Our sports robber barons are at it again. On the loose.
What phonies and what liars.
Now they want another $70 million with an unknown borrowing cost to be paid to fancy up the Quicken Arena for billionaire Dan Gilbert. That doesn’t include 18 years of bond payments, likely to double the cost.
Both Mayor Frank Jackson and County Executive Armond Budish appeared at the Q to sell the deal, or sellout their constituents. The thing these two do.
The County is more than $1 billion in debt and has, as the city, many unmet needs. Not basketballs, baseballs or footballs.
They are going to tap the bed tax, having extended it for 40 years. Forty years! Can you imagine extending a tax for 40 years for a sports billionaire? The vote by the County Council was 10-1 with only Sunny Simon showing some common sense.
If it comes in at about $15 million a year, as it has, it will be $600 million! That’s $600 million. $600 million that could be used for real needs in this city & county.
Don’t forget that you voters already passed a sin tax that will add some $260 million to your taxes but apparently not enough to satisfy Gilbert, Jackson and Budish, not to mention the City Council and County Council. Of course, the sin tax raised already $375-million.
They will go along, already bought and paid for. How could you think otherwise?
What doesn’t get said is that the Quicken Arena ALREADY is into the bed tax every year, as it with the city’s admission tax, another pot for this latest scheme to update the arena.
For example, in 2010, because I happen to have the data sheet, the bed tax, called “excess” bed tax, went to help pay for the Quicken Arena overruns back in the early 1990s. How much? $1,425,101.
And the admission tax also went to pay for bonds—pushed by Mary Boyle and Tim Hagan back in the 1990s—were diverted to pay for the arena bonds at $4,166,481.
Those figures are for one year. All paid for by Cavs attendance.
How much have bonds been costing? Since 2000, $154.8 million. From the county’s general fund alone? $88.7 million. Where possibly could this money have been used? To cut infant deaths?
In less than a month Cuyahoga County will pay again on the arena bonds. Again money will be taken from the county general fund, from the bed tax and from the admission tax. And paid bondholders, possibly $8-million or more.
It’s really a crime in progress—year after year. Until 2023.
And now we’ll add another bond payment, exceeding 2023.
It was interesting to see Tim Offtermatt, who just left his chairman seat on the Gateway board, and Fred Nance, chief honcho at Squire-Sanders, at the meeting selling this latest public robbery. They’ve done it before.
Of course they were there. There are bonds involved and who do you think will be handling the bond work. Would you bet Offtermatt and Nance? Nance, who had a time pulling himself to the stage at the news conference, told us a bit of truth. He said that Cleveland was “punching above its weight,” in other words it lacks the capacity to pay for these three professional teams needs. He knows that. Tim knows that. But they will collect their fees.
Nance surely knows the game. He did the dance that sold the Browns stadium to us at such a bargain price that the city pays everything but Jimmy and Dee Haslam’s jet plane ride here every few weeks a year. Presumably, their other customers pay for that.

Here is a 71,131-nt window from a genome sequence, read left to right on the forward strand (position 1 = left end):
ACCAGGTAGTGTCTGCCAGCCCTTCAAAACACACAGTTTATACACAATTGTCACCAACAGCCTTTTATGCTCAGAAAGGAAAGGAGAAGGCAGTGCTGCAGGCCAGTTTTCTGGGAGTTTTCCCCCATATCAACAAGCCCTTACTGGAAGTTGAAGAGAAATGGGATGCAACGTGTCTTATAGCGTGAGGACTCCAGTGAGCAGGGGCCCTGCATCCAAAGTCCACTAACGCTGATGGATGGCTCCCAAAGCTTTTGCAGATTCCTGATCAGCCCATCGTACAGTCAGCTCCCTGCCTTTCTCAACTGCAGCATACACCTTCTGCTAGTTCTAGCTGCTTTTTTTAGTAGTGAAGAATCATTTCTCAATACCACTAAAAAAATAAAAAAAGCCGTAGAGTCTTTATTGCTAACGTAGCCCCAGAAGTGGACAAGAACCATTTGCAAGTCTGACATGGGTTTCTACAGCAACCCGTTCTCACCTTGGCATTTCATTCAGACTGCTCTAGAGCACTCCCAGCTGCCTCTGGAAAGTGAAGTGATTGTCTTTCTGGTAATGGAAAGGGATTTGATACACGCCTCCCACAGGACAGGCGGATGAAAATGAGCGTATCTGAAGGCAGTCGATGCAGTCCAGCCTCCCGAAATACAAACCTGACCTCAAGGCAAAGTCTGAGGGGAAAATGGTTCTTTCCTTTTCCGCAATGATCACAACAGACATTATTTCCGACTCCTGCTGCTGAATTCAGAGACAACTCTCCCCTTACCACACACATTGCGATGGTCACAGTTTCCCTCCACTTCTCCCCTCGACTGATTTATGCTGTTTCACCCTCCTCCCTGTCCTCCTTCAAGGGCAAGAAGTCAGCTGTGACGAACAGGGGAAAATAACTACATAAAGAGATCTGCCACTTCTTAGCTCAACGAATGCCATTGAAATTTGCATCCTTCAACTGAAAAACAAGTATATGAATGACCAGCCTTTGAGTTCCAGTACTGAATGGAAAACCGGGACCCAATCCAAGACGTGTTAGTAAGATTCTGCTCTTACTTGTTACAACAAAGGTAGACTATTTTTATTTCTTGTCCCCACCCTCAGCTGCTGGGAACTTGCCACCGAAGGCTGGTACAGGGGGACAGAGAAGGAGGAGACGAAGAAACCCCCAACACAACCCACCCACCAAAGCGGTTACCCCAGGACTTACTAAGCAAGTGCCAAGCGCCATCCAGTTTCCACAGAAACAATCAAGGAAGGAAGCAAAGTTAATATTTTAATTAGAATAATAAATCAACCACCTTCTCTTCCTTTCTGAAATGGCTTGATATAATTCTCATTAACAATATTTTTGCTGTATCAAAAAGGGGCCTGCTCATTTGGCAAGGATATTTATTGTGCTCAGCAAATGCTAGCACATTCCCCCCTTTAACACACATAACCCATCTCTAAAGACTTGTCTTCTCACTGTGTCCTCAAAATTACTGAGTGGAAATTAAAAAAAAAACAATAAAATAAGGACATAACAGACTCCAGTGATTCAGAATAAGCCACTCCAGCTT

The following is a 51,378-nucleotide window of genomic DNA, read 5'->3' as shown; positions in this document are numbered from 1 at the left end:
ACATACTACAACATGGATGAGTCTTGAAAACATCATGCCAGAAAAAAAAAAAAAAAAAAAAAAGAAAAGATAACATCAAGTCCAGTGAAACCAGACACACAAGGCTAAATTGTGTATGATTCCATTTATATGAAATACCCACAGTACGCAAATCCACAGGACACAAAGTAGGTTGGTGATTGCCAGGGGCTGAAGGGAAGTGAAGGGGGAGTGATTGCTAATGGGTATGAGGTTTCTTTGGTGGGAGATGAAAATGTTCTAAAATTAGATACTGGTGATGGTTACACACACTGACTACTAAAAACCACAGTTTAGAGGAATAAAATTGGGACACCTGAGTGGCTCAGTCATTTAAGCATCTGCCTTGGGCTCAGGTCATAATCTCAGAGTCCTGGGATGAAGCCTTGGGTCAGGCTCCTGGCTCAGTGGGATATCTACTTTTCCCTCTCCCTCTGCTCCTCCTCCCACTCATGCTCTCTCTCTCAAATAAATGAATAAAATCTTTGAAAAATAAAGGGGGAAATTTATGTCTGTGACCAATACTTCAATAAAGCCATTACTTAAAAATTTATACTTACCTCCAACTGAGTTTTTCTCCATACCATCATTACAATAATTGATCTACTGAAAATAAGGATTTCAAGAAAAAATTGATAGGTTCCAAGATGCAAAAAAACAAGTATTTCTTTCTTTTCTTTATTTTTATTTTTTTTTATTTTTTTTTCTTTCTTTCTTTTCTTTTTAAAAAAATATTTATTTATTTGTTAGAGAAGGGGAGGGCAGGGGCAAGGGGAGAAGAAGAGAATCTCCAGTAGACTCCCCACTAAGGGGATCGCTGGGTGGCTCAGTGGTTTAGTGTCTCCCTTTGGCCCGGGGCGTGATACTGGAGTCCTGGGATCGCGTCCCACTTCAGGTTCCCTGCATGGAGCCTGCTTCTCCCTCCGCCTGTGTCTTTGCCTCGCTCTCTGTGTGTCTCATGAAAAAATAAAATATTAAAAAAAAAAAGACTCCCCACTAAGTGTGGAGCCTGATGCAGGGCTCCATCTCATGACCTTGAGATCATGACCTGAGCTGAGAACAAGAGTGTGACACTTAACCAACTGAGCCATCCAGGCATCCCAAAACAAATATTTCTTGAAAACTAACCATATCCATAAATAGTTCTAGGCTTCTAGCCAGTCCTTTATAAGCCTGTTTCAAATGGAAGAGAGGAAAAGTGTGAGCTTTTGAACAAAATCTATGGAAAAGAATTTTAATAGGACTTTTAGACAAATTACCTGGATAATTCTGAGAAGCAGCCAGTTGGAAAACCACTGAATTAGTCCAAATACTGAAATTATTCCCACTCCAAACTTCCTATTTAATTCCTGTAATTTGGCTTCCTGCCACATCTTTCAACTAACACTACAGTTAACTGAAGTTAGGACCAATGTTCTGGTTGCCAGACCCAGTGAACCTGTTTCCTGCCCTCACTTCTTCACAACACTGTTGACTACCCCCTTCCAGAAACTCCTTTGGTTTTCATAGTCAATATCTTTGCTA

The NBA is a $54 billion outfit and what will they contribute—a week of special events, they say. It hurts too much to laugh.
The Cavs are valued at $1.1 billion but can’t pay their bills. I mentioned last week that the Cavs have an operating income of $24.8 million, total revenue of $191 million. I also reported from Forbes magazine figures that it had gate receipts of $52 million and each attendee spent $69, or $1.39 million a game at the 20,000 attendance and $56.5 million for the 41 home games. For food, drink and trinkets.
That’s $56 million. But they can’t pay their own bills.
However, the people of Glenville, West Park, Hough, Kamm Corner, Garfield Heights, Parma, and the rest of the County taxpayers have to dig into their pockets to help Dan “Casino” Gilbert.
He also takes the naming rights, Quicken Arena. Where does that money go? From one Gilbert pocket to another. A million dollars or so.
The revenue from the admission tax (city only) and bed tax (county-wide) could go for a hundred or a thousand needs throughout Cuyahoga County.
Except for these greedy, greedy people.
Jackson and Budish are bought-off politicians. Captives of the Greater Cleveland Partnership. Wasn’t that Joe Roman sitting in the front row?
The gang was all there.
And do I have to repeat again that none of the three sports facilities pay a penny of property taxes on their structures. (Gateway pays $1-million on land; and the city pays some $500,000 on the land under Browns stadium). Otherwise, the three sports robber barons avoid some $16 million a year in property taxes because of state legislation to exempt them FOREVER!
A nose-thumb to the Cleveland school kids.
Len Komoroski, Cavs CEO and a casino exec, told the news conference that in addition to the Cavs take from the arena games, Gilbert and his honchos have 200 other public events and 1,400 private events.
Presumably, these events bring people there who pay and buy and produce more income for Gilbert and his outfit.
But does the public share in this income and those profits, having paid to build the arena, its restaurants and other facilities?
The answer is NO.
The public gets the bill. With interest, don’t you know?